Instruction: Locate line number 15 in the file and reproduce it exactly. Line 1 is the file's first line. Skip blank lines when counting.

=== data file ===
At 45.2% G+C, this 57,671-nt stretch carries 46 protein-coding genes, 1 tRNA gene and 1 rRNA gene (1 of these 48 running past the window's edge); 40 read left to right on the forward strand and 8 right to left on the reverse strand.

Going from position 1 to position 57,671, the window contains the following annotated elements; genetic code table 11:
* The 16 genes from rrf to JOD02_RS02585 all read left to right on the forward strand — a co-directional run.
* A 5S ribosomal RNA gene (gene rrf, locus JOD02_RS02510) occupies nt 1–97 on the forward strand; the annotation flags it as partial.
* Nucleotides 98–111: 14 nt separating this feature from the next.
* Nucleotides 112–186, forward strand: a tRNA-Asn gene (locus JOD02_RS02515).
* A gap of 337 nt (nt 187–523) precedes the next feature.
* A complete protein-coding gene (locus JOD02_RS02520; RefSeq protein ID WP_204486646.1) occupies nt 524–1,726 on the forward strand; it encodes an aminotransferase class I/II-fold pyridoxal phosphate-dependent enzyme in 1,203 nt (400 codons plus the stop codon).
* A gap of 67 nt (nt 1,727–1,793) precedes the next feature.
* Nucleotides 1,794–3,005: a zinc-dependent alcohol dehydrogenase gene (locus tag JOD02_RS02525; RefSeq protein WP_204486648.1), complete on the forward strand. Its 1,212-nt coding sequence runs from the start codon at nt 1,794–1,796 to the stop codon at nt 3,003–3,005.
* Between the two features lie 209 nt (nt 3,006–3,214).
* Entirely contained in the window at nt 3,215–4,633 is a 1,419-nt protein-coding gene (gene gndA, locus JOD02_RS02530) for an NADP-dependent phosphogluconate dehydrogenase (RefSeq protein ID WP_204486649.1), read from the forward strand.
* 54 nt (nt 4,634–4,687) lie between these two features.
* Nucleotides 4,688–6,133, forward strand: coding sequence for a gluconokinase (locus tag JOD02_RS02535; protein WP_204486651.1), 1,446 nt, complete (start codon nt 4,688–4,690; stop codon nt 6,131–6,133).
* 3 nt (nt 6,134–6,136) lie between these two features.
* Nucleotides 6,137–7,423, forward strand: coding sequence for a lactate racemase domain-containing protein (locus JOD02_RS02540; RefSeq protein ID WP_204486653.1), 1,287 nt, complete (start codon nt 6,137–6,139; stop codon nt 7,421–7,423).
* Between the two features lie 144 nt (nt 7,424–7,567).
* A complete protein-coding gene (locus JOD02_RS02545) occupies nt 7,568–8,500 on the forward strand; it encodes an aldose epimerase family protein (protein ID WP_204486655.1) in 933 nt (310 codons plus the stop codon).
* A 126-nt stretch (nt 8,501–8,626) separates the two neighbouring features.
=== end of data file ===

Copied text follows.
* 3 nt (nt 6,134–6,136) lie between these two features.